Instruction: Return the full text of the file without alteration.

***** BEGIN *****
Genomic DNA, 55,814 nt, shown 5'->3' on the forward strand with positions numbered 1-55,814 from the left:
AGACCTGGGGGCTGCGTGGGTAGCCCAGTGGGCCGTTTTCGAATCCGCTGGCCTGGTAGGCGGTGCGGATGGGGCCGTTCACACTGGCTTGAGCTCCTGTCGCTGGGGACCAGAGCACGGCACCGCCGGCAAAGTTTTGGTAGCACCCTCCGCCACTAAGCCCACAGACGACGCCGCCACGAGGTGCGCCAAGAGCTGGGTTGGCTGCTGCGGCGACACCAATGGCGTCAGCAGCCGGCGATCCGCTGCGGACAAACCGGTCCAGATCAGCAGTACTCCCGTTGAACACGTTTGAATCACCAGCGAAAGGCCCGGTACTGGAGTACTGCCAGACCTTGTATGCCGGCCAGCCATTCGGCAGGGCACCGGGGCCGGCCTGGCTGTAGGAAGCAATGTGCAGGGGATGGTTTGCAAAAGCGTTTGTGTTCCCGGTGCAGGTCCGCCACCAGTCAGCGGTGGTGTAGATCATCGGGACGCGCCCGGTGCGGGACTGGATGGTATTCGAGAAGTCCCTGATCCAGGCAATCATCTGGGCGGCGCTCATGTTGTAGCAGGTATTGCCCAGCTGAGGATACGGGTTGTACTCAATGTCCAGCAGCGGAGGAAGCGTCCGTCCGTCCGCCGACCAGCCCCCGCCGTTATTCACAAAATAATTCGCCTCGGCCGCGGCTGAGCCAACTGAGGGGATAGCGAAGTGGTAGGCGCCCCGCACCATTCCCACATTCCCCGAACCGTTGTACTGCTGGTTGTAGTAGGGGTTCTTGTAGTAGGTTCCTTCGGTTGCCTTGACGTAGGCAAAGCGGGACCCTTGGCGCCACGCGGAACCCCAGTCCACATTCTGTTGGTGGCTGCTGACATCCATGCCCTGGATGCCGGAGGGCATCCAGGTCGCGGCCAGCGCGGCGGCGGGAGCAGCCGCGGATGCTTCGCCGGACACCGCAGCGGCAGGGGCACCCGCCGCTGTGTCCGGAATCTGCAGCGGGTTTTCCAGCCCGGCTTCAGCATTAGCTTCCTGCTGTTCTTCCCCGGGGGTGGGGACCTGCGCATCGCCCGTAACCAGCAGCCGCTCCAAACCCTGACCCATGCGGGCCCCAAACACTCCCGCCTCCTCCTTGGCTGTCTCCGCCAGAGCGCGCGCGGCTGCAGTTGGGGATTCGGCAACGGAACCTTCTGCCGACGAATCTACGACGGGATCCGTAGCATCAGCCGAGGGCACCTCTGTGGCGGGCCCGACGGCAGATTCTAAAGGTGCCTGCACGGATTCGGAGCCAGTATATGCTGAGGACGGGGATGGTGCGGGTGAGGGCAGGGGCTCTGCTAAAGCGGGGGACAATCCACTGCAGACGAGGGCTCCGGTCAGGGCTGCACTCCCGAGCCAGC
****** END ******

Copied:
Genomic DNA, 55,814 nt, shown 5'->3' on the forward strand with positions numbered 1-55,814 from the left:
AGACCTGGGGGCTGCGTGGGTAGCCCAGTGGGCCGTTTTCGAATCCGCTGGCCTGGTAGGCGGTGCGGATGGGGCCGTTCACACTGGCTTGAGCTCCTGTCGCTGGGGACCAGAGCACGGCACCGCCGGCAAAGTTTTGGTAGCACCCTCCGCCACTAAGCCCACAGACGACGCCGCCACGAGGTGCGCCAAGAGCTGGGTTGGCTGCTGCGGCGACACCAATGGCGTCAGCAGCCGGCGATCCGCTGCGGACAAACCGGTCCAGATCAGCAGTACTCCCGTTGAACACGTTTGAATCACCAGCGAAAGGCCCGGTACTGGAGTACTGCCAGACCTTGTATGCCGGCCAGCCATTCGGCAGGGCACCGGGGCCGGCCTGGCTGTAGGAAGCAATGTGCAGGGGATGGTTTGCAAAAGCGTTTGTGTTCCCGGTGCAGGTCCGCCACCAGTCAGCGGTGGTGTAGATCATCGGGACGCGCCCGGTGCGGGACTGGATGGTATTCGAGAAGTCCCTGATCCAGGCAATCATCTGGGCGGCGCTCATGTTGTAGCAGGTATTGCCCAGCTGAGGATACGGGTTGTACTCAATGTCCAGCAGCGGAGGAAGCGTCCGTCCGTCCGCCGACCAGCCCCCGCCGTTATTCACAAAATAATTCGCCTCGGCCGCGGCTGAGCCAACTGAGGGGATAGCGAAGTGGTAGGCGCCCCGCACCATTCCCACATTCCCCGAACCGTTGTACTGCTGGTTGTAGTAGGGGTTCTTGTAGTAGGTTCCTTCGGTTGCCTTGACGTAGGCAAAGCGGGACCCTTGGCGCCACGCGGAACCCCAGTCCACATTCTGTTGGTGGCTGCTGACATCCATGCCCTGGATGCCGGAGGGCATCCAGGTCGCGGCCAGCGCGGCGGCGGGAGCAGCCGCGGATGCTTCGCCGGACACCGCAGCGGCAGGGGCACCCGCCGCTGTGTCCGGAATCTGCAGCGGGTTTTCCAGCCCGGCTTCAGCATTAGCTTCCTGCTGTTCTTCCCCGGGGGTGGGGACCTGCGCATCGCCCGTAACCAGCAGCCGCTCCAAACCCTGACCCATGCGGGCCCCAAACACTCCCGCCTCCTCCTTGGCTGTCTCCGCCAGAGCGCGCGCGGCTGCAGTTGGGGATTCGGCAACGGAACCTTCTGCCGACGAATCTACGACGGGATCCGTAGCATCAGCCGAGGGCACCTCTGTGGCGGGCCCGACGGCAGATTCTAAAGGTGCCTGCACGGATTCGGAGCCAGTATATGCTGAGGACGGGGATGGTGCGGGTGAGGGCAGGGGCTCTGCTAAAGCGGGGGACAATCCACTGCAGACGAGGGCTCCGGTCAGGGCTGCACTCCCGAGCCAGC